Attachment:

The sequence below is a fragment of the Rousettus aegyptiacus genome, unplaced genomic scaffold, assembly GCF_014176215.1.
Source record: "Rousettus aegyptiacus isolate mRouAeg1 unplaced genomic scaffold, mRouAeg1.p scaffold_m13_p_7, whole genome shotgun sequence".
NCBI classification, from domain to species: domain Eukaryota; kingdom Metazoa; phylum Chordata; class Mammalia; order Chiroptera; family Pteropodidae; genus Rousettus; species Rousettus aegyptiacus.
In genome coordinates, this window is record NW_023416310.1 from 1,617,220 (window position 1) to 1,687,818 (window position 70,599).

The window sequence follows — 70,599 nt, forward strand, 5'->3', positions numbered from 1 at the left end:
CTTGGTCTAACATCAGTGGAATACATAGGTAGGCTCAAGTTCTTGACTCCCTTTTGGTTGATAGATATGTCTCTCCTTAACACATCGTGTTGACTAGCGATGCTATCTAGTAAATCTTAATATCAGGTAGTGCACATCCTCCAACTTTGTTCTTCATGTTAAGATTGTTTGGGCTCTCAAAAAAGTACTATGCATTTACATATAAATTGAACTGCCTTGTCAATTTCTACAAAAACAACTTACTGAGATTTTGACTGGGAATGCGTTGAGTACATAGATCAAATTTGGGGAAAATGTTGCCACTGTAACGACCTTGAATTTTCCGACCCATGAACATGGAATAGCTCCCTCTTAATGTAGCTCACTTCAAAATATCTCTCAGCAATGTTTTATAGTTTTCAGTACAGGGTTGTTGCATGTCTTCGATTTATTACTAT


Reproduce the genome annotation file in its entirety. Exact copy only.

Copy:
The sequence below is a fragment of the Rousettus aegyptiacus genome, unplaced genomic scaffold, assembly GCF_014176215.1.
Source record: "Rousettus aegyptiacus isolate mRouAeg1 unplaced genomic scaffold, mRouAeg1.p scaffold_m13_p_7, whole genome shotgun sequence".
NCBI classification, from domain to species: domain Eukaryota; kingdom Metazoa; phylum Chordata; class Mammalia; order Chiroptera; family Pteropodidae; genus Rousettus; species Rousettus aegyptiacus.
In genome coordinates, this window is record NW_023416310.1 from 1,617,220 (window position 1) to 1,687,818 (window position 70,599).

The window sequence follows — 70,599 nt, forward strand, 5'->3', positions numbered from 1 at the left end:
CTTGGTCTAACATCAGTGGAATACATAGGTAGGCTCAAGTTCTTGACTCCCTTTTGGTTGATAGATATGTCTCTCCTTAACACATCGTGTTGACTAGCGATGCTATCTAGTAAATCTTAATATCAGGTAGTGCACATCCTCCAACTTTGTTCTTCATGTTAAGATTGTTTGGGCTCTCAAAAAAGTACTATGCATTTACATATAAATTGAACTGCCTTGTCAATTTCTACAAAAACAACTTACTGAGATTTTGACTGGGAATGCGTTGAGTACATAGATCAAATTTGGGGAAAATGTTGCCACTGTAACGACCTTGAATTTTCCGACCCATGAACATGGAATAGCTCCCTCTTAATGTAGCTCACTTCAAAATATCTCTCAGCAATGTTTTATAGTTTTCAGTACAGGGTTGTTGCATGTCTTCGATTTATTACTAT